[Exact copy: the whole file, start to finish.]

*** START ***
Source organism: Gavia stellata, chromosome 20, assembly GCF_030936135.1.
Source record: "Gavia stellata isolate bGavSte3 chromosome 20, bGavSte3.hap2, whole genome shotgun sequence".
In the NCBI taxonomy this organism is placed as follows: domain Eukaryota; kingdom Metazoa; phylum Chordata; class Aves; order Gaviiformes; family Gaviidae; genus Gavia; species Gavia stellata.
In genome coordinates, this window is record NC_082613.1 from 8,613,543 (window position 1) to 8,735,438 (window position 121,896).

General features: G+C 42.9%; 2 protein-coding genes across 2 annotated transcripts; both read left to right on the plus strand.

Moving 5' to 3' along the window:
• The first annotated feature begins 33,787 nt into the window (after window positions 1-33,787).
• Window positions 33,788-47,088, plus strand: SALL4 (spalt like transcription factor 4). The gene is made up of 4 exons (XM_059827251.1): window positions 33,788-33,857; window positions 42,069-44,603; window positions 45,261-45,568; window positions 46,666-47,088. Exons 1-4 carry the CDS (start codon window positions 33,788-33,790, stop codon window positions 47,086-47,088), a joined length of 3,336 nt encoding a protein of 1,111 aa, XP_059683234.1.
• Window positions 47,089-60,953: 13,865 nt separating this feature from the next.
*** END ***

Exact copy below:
Source organism: Gavia stellata, chromosome 20, assembly GCF_030936135.1.
Source record: "Gavia stellata isolate bGavSte3 chromosome 20, bGavSte3.hap2, whole genome shotgun sequence".
In the NCBI taxonomy this organism is placed as follows: domain Eukaryota; kingdom Metazoa; phylum Chordata; class Aves; order Gaviiformes; family Gaviidae; genus Gavia; species Gavia stellata.
In genome coordinates, this window is record NC_082613.1 from 8,613,543 (window position 1) to 8,735,438 (window position 121,896).

General features: G+C 42.9%; 2 protein-coding genes across 2 annotated transcripts; both read left to right on the plus strand.

Moving 5' to 3' along the window:
• The first annotated feature begins 33,787 nt into the window (after window positions 1-33,787).
• Window positions 33,788-47,088, plus strand: SALL4 (spalt like transcription factor 4). The gene is made up of 4 exons (XM_059827251.1): window positions 33,788-33,857; window positions 42,069-44,603; window positions 45,261-45,568; window positions 46,666-47,088. Exons 1-4 carry the CDS (start codon window positions 33,788-33,790, stop codon window positions 47,086-47,088), a joined length of 3,336 nt encoding a protein of 1,111 aa, XP_059683234.1.
• Window positions 47,089-60,953: 13,865 nt separating this feature from the next.